Sipungu is a lecturer in the Department of Sociology at Rhodes University. His research and teaching interests include the sociology of men and masculinities, sexuality/ies, disabilities, identity and belonging, and sociological theory. His research aims to theorize the significance of the ‘body’ and the place of disability in the construction of Xhosa masculinity/ies.
Siyanda Ntlabathi, Visiting PhD Scholar, University of Fort Hare, Eastern Cape, in South Africa
Siyanda works as Manager of the Teaching and Learning Centre, East London Campus at the University of Fort Hare. Her work involves Leadership, supporting Academics in Technology Enhanced Learning, Curriculum Development, Portfolio and ePortfolios development and Foundation Provisioning (Extended Curriculum) Support. This entails development and support through workshops, seminars, and one on one consultations. Siyanda has a Master’s in Education and is currently pursuing her PhD (DBA in Higher Education Management) with the University of Bath.
Published in 2019 with Johns Hopkins University Press is an updated edition of Professor Jeffrey O.G. Ogbar‘s first book, Black Power: Radical Politics and African American Identity (2005). The updated edition includes a new preface that traces the important linkage between the Black Power movement and the recent Black Lives Matter movement, as well as insight into the book’s genesis. The new edition also includes an updated essay on sources relating to the Black Power movement.
For more information, or to purchase book, please click here.
Professor Manisha Sinha contributed a new article, titled “The New Fugitive Slave Laws,” to The New York Review of Books. Drawing eye-opening parallels between the humanitarian assistance towards today’s crises, such as migrants arriving in Italy and Dreamers in the US, Today, and the assistance provided to slaves during the antebellum era, Sinha provides a timely argument that states “in criminalizing the provision of humanitarian assistance to migrants we have resurrected the fugitive slave laws of antebellum America.”
In honor of the 50th anniversary of Stonewall, and in relation to the Democratic contest for presidential candidacy, Professor Micki McElya provides her assessment of whether democratic candidate and South End Mayor, Pete Buttigieg, is the inheritor of Stonewall’s legacy. Published in the Boston Review and titled “Is Pete Buttigieg the Face of Stonewall?,” McElya argues that “Buttigeig’s Stonewall is not that of the fed-up liberationists in the bar and on Christopher Street, but rather of Mattachine leaders’ sanguine next-day appeal to ‘rioters’ to be peaceful and decorous.”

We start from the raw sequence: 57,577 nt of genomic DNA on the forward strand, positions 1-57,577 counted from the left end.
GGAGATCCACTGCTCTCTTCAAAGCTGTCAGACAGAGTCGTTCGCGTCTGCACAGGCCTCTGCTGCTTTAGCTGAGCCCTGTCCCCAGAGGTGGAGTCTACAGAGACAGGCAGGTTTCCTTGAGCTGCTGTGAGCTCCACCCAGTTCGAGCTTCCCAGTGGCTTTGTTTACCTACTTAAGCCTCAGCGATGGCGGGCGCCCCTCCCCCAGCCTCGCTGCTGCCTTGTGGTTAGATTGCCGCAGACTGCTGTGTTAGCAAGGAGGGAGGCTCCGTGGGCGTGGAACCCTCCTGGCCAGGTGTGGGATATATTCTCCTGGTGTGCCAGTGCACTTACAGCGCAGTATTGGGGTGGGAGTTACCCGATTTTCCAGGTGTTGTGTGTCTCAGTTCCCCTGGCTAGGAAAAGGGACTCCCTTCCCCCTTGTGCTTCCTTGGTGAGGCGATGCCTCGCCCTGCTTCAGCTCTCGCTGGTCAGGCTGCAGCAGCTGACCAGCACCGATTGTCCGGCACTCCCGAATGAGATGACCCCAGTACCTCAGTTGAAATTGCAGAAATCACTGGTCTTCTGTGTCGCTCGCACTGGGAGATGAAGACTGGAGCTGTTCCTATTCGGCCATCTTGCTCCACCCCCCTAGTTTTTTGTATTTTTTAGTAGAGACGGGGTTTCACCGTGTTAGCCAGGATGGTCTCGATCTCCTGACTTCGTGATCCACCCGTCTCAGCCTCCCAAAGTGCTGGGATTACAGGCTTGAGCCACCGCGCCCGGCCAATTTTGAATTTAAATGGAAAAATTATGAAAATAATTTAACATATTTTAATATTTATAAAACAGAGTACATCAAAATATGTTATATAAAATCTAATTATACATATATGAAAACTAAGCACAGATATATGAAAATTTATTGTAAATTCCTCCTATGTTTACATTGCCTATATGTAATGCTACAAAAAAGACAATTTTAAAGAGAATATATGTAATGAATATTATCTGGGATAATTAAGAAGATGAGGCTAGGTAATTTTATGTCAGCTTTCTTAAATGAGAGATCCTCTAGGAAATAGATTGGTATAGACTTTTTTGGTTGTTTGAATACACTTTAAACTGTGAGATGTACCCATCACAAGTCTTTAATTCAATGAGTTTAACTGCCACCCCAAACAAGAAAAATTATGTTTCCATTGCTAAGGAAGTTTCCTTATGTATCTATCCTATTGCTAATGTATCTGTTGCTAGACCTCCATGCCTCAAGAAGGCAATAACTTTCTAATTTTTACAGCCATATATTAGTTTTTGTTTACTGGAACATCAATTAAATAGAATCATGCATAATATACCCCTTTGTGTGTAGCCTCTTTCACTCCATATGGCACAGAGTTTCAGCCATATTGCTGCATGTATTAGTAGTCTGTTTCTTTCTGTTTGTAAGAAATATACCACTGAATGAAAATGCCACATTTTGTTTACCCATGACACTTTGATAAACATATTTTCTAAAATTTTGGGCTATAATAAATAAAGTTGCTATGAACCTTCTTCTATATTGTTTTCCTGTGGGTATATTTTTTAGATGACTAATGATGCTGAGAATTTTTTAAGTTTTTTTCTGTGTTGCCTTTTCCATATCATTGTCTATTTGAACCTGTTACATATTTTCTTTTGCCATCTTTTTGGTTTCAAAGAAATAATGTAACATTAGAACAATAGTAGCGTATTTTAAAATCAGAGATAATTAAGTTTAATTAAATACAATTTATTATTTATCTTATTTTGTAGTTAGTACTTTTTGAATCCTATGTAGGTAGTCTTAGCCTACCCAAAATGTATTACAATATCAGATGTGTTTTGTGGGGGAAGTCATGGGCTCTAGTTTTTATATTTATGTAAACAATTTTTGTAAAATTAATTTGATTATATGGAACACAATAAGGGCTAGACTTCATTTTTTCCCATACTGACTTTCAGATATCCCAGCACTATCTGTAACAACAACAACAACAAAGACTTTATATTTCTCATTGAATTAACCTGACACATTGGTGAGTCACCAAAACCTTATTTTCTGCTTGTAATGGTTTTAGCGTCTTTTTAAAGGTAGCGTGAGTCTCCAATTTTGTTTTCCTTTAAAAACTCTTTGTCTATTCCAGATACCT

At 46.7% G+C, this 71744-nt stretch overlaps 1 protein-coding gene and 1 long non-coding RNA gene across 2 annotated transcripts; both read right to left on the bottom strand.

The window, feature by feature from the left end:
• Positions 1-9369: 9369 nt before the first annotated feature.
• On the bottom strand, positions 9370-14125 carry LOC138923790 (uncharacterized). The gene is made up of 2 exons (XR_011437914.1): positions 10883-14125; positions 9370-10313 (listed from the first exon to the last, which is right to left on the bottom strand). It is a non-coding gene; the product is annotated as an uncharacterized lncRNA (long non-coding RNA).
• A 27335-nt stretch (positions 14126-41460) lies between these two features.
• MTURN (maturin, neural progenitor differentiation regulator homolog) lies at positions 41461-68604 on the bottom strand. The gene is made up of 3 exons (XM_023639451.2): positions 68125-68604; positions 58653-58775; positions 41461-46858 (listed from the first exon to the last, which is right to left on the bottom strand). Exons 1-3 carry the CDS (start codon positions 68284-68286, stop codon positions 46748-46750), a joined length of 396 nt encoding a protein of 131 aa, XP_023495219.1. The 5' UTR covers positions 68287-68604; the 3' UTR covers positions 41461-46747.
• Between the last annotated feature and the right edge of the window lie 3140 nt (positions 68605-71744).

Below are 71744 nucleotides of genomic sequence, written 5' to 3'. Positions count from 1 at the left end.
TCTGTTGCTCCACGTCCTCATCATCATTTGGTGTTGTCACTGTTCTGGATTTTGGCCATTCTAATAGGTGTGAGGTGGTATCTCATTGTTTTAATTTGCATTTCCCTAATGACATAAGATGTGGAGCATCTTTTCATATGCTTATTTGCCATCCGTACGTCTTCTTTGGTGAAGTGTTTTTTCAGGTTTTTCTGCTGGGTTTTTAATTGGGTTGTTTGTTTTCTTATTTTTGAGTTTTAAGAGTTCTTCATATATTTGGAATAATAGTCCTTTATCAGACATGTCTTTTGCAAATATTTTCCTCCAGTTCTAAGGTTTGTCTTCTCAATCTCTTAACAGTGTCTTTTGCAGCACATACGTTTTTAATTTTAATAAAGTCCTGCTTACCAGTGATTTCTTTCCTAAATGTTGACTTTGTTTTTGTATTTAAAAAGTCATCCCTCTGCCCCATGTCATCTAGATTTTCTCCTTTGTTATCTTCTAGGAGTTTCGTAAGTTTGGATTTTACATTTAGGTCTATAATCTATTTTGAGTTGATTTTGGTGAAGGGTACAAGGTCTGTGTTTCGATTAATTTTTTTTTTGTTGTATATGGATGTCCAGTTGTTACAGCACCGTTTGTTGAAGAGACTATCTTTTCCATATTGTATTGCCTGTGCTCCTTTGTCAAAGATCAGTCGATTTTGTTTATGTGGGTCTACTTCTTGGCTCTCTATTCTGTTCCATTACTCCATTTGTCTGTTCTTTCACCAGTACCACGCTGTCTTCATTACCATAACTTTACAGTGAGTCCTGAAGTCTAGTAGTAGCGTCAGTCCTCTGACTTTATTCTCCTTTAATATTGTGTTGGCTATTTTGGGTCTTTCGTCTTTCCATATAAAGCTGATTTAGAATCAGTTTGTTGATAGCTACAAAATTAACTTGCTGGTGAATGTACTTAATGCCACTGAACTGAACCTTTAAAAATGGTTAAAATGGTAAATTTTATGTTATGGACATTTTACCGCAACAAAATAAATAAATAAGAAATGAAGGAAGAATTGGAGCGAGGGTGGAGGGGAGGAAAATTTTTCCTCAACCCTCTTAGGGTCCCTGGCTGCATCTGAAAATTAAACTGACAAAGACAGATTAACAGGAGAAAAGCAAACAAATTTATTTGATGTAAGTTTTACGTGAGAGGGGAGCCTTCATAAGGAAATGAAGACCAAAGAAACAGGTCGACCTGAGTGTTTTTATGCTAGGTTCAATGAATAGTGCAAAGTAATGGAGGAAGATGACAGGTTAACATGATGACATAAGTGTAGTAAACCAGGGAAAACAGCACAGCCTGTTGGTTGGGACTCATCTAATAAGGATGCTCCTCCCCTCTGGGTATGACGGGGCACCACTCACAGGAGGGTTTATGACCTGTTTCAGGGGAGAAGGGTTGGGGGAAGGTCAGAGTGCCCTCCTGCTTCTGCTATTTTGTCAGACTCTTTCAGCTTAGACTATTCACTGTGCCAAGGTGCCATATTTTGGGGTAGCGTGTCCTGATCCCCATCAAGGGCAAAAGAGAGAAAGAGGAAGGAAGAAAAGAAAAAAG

On May 23, 2019, UConn Today highlighted the important work being done by UConn’s Veterans History Project in an article titled “Preserving Veteran Stores for Future Generations.” Serving as an extension of the Library of Congress’ national initiative, UConn students are assisting in the collection, preservation, and dissemination of U.S. veterans’ personal accounts.
As discussed in the article, the project utilizes a multitude of UConn resources. In addition to being initiated by Veterans Affairs and Military Programs director Alyssa Kelleher ’04 (CLAS), ’17 MS, the project also engages with undergraduate students and professors, such as Fiona Vernal who is an Associate Professor of History and African Studies.
Professor Brendan Kane, specializing in early modern Britain and Ireland, details the recent recovery of an Irish source on The National Archives’ blog. Along with UConn Greenhouse Studios’ Wes Hamrick and Deirdre Nic Chárthaigh, Professor Kane translated the text of an early seventeenth-century land dispute from the Irish midlands. The text was shared via twitter by the The National Archives’ archivists and came to the attention of Professor Kane and the Greenhouse Studios due to their in-depth involvement with Léamh.org.
To read more about the discovery process as well as the analysis of the document, follow this link.